For more than 14 hours on Thursday, D.C. officials heard impassioned public testimony about decriminalizing prostitution.
The Council of the District of Columbia's Judiciary and Public Safety Committee has been considering a measure (the Community Safety and Health Amendment Act of 2019) that would remove criminal penalties for commercial sex between consenting adults.
Right now, both selling and paying for sexual services in D.C. is illegal. So is "arranging" prostitution, receiving anything of value from prostitution you helped arrange, or occupying or using a space deemed a house of "lewdness, assignation, or prostitution." All of these laws are used to go after sex workers and people they choose to associate with for normal, non-exploitative arrangements and activities.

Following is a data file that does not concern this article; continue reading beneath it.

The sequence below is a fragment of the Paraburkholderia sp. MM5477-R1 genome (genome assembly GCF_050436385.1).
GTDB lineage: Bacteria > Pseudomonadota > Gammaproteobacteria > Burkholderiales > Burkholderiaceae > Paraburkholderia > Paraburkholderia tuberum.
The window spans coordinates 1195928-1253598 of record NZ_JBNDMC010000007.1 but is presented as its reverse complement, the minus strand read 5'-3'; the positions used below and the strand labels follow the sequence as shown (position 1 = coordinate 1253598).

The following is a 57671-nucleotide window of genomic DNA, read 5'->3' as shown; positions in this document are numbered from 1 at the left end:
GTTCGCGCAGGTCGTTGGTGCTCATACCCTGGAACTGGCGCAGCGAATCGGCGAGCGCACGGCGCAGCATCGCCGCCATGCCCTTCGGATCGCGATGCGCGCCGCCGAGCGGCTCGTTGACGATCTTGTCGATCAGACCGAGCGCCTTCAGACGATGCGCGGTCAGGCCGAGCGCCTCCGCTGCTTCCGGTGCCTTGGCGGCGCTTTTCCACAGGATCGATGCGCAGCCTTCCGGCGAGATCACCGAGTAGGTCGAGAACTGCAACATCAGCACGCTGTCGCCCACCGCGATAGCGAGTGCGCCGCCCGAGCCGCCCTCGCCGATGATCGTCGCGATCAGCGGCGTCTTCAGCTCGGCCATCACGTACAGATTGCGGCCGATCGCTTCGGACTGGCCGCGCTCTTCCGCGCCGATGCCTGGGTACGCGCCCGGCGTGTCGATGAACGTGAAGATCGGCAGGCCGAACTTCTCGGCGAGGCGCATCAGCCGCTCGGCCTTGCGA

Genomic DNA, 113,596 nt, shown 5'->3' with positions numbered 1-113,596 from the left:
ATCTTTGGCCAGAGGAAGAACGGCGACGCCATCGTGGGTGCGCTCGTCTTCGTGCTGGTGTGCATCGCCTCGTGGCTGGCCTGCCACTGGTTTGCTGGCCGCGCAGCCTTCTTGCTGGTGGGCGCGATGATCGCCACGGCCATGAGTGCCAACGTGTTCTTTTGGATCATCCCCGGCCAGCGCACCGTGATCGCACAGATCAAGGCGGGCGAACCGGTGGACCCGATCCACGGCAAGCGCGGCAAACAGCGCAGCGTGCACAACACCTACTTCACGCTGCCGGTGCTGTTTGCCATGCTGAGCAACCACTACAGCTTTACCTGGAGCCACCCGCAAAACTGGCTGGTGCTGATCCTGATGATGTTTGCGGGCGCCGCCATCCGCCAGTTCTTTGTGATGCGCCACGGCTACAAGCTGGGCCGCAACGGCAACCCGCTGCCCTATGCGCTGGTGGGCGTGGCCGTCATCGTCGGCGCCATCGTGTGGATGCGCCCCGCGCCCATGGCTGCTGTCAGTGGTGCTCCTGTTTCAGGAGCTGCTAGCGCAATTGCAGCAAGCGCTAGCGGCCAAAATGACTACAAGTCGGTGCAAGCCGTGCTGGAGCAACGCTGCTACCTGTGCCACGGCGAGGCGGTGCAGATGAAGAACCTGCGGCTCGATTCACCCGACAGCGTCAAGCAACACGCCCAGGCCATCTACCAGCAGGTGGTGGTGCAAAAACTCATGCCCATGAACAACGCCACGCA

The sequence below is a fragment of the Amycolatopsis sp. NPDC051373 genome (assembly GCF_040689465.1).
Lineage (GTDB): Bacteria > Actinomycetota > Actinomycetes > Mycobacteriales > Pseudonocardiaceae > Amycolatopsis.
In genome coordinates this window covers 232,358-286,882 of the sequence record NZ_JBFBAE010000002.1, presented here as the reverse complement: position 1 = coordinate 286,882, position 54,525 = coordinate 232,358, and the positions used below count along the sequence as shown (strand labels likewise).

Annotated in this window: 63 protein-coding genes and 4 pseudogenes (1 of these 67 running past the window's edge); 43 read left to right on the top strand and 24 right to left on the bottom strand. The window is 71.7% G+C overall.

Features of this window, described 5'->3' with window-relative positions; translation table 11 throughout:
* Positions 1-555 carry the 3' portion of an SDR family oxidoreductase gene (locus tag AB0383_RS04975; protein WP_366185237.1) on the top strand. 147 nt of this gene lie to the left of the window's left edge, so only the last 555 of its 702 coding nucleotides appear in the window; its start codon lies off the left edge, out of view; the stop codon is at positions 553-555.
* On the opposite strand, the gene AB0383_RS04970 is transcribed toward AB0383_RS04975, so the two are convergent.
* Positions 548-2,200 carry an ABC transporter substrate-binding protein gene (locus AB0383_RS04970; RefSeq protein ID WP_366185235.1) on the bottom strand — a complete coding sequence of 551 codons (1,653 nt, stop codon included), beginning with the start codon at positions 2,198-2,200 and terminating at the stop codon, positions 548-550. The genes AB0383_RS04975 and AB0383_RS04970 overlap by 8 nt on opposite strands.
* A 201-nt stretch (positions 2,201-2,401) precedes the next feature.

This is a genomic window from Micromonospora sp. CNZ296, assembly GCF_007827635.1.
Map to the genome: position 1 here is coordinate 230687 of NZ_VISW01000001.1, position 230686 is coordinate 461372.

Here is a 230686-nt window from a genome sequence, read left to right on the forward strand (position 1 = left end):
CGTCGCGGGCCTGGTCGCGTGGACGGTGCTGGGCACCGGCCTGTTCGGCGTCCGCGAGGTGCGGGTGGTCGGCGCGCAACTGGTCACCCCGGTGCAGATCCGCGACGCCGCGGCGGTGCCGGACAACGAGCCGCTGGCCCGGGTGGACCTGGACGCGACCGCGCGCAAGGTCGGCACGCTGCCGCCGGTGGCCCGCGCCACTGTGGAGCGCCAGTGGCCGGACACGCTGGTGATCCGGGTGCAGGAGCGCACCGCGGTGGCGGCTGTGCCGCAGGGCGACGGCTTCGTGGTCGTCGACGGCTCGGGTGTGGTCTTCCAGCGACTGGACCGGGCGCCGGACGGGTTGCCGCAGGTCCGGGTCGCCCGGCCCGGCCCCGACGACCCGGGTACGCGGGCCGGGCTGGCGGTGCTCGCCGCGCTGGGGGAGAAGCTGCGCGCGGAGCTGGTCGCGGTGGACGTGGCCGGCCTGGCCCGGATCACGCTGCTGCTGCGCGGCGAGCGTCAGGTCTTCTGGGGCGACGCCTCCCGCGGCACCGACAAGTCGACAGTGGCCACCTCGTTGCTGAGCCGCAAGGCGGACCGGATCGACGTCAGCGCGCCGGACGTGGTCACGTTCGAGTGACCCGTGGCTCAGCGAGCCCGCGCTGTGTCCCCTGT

The proposed decriminalization measure would not legalize prostitution in the District. In other words, it would not set up a sanctioned brothel system, red light district, sex work registry, or anything like that. And it would not touch existing prohibitions on sex work involving children, coercion, fraud, abduction, or violence, nor other criminal laws surrounding sexual assault, labor exploitation, or activity involving people under 18.
You might not have guessed that last bit from listening to some of the testimony at yesterday's hearing. The speakers included several representatives from "anti-exploitation" groups that view all sex work as damaging and inherently abusive. Their speeches were rife with refusals to distinguish between voluntary sex work and human trafficking, or between what the bill would actually do (decriminalize the former) and the detailed tales of trauma they told.